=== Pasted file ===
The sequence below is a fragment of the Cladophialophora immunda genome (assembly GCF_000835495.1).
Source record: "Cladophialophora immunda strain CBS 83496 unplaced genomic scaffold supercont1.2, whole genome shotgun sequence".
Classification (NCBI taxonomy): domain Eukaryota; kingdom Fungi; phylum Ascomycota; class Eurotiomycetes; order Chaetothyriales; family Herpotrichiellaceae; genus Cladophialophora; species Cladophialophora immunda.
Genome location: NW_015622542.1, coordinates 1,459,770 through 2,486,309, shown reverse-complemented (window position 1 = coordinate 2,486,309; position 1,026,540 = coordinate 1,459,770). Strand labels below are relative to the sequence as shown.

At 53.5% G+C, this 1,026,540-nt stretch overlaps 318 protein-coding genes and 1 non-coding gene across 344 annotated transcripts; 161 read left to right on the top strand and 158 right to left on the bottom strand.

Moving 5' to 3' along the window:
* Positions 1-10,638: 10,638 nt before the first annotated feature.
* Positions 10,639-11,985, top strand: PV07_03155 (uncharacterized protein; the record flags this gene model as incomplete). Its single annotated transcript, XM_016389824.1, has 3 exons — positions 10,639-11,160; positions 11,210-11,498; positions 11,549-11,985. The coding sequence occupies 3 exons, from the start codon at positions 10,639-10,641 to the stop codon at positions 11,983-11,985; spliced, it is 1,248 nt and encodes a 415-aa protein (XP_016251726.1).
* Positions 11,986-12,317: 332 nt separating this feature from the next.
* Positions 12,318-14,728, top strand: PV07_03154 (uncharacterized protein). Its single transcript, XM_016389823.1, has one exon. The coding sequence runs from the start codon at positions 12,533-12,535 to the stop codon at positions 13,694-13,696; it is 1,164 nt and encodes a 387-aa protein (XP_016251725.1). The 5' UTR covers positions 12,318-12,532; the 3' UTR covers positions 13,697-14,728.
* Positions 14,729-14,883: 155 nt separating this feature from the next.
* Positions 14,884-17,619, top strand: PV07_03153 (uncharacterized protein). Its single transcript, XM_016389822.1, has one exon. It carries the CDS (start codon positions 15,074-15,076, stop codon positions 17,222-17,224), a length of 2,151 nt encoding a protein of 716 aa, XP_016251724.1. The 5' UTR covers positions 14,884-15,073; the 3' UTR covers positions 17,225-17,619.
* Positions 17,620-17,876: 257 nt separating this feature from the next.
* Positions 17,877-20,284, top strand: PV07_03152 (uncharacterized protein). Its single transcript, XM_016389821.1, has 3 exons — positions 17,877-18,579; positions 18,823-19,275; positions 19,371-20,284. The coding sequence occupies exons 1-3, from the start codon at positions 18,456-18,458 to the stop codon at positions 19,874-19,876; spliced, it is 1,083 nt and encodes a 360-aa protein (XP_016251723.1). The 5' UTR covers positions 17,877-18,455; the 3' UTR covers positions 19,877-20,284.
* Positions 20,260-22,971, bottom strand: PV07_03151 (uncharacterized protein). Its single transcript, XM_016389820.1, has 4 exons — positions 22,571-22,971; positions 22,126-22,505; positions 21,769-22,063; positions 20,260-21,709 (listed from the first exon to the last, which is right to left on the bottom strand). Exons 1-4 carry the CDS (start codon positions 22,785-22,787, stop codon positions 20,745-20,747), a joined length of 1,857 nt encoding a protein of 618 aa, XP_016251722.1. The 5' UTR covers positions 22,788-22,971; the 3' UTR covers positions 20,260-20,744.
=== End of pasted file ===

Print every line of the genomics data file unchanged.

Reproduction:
The sequence below is a fragment of the Cladophialophora immunda genome (assembly GCF_000835495.1).
Source record: "Cladophialophora immunda strain CBS 83496 unplaced genomic scaffold supercont1.2, whole genome shotgun sequence".
Classification (NCBI taxonomy): domain Eukaryota; kingdom Fungi; phylum Ascomycota; class Eurotiomycetes; order Chaetothyriales; family Herpotrichiellaceae; genus Cladophialophora; species Cladophialophora immunda.
Genome location: NW_015622542.1, coordinates 1,459,770 through 2,486,309, shown reverse-complemented (window position 1 = coordinate 2,486,309; position 1,026,540 = coordinate 1,459,770). Strand labels below are relative to the sequence as shown.

At 53.5% G+C, this 1,026,540-nt stretch overlaps 318 protein-coding genes and 1 non-coding gene across 344 annotated transcripts; 161 read left to right on the top strand and 158 right to left on the bottom strand.

Moving 5' to 3' along the window:
* Positions 1-10,638: 10,638 nt before the first annotated feature.
* Positions 10,639-11,985, top strand: PV07_03155 (uncharacterized protein; the record flags this gene model as incomplete). Its single annotated transcript, XM_016389824.1, has 3 exons — positions 10,639-11,160; positions 11,210-11,498; positions 11,549-11,985. The coding sequence occupies 3 exons, from the start codon at positions 10,639-10,641 to the stop codon at positions 11,983-11,985; spliced, it is 1,248 nt and encodes a 415-aa protein (XP_016251726.1).
* Positions 11,986-12,317: 332 nt separating this feature from the next.
* Positions 12,318-14,728, top strand: PV07_03154 (uncharacterized protein). Its single transcript, XM_016389823.1, has one exon. The coding sequence runs from the start codon at positions 12,533-12,535 to the stop codon at positions 13,694-13,696; it is 1,164 nt and encodes a 387-aa protein (XP_016251725.1). The 5' UTR covers positions 12,318-12,532; the 3' UTR covers positions 13,697-14,728.
* Positions 14,729-14,883: 155 nt separating this feature from the next.
* Positions 14,884-17,619, top strand: PV07_03153 (uncharacterized protein). Its single transcript, XM_016389822.1, has one exon. It carries the CDS (start codon positions 15,074-15,076, stop codon positions 17,222-17,224), a length of 2,151 nt encoding a protein of 716 aa, XP_016251724.1. The 5' UTR covers positions 14,884-15,073; the 3' UTR covers positions 17,225-17,619.
* Positions 17,620-17,876: 257 nt separating this feature from the next.
* Positions 17,877-20,284, top strand: PV07_03152 (uncharacterized protein). Its single transcript, XM_016389821.1, has 3 exons — positions 17,877-18,579; positions 18,823-19,275; positions 19,371-20,284. The coding sequence occupies exons 1-3, from the start codon at positions 18,456-18,458 to the stop codon at positions 19,874-19,876; spliced, it is 1,083 nt and encodes a 360-aa protein (XP_016251723.1). The 5' UTR covers positions 17,877-18,455; the 3' UTR covers positions 19,877-20,284.
* Positions 20,260-22,971, bottom strand: PV07_03151 (uncharacterized protein). Its single transcript, XM_016389820.1, has 4 exons — positions 22,571-22,971; positions 22,126-22,505; positions 21,769-22,063; positions 20,260-21,709 (listed from the first exon to the last, which is right to left on the bottom strand). Exons 1-4 carry the CDS (start codon positions 22,785-22,787, stop codon positions 20,745-20,747), a joined length of 1,857 nt encoding a protein of 618 aa, XP_016251722.1. The 5' UTR covers positions 22,788-22,971; the 3' UTR covers positions 20,260-20,744.